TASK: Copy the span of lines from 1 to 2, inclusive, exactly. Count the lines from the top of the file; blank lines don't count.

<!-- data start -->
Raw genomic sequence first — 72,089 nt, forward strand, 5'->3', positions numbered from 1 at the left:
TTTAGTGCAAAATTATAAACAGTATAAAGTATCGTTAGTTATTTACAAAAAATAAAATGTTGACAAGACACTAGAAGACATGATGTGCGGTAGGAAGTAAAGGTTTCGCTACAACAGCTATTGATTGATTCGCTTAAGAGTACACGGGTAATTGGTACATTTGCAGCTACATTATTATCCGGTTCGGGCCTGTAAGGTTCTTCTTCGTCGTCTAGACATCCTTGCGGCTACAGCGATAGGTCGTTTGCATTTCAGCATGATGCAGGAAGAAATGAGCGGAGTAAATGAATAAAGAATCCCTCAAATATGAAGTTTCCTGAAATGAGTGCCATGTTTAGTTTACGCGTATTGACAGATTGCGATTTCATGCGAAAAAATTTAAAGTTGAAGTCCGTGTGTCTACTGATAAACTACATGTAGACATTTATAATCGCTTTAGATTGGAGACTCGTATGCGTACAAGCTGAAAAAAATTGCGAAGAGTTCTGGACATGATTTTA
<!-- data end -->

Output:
Raw genomic sequence first — 72,089 nt, forward strand, 5'->3', positions numbered from 1 at the left:
TTTAGTGCAAAATTATAAACAGTATAAAGTATCGTTAGTTATTTACAAAAAATAAAATGTTGACAAGACACTAGAAGACATGATGTGCGGTAGGAAGTAAAGGTTTCGCTACAACAGCTATTGATTGATTCGCTTAAGAGTACACGGGTAATTGGTACATTTGCAGCTACATTATTATCCGGTTCGGGCCTGTAAGGTTCTTCTTCGTCGTCTAGACATCCTTGCGGCTACAGCGATAGGTCGTTTGCATTTCAGCATGATGCAGGAAGAAATGAGCGGAGTAAATGAATAAAGAATCCCTCAAATATGAAGTTTCCTGAAATGAGTGCCATGTTTAGTTTACGCGTATTGACAGATTGCGATTTCATGCGAAAAAATTTAAAGTTGAAGTCCGTGTGTCTACTGATAAACTACATGTAGACATTTATAATCGCTTTAGATTGGAGACTCGTATGCGTACAAGCTGAAAAAAATTGCGAAGAGTTCTGGACATGATTTTA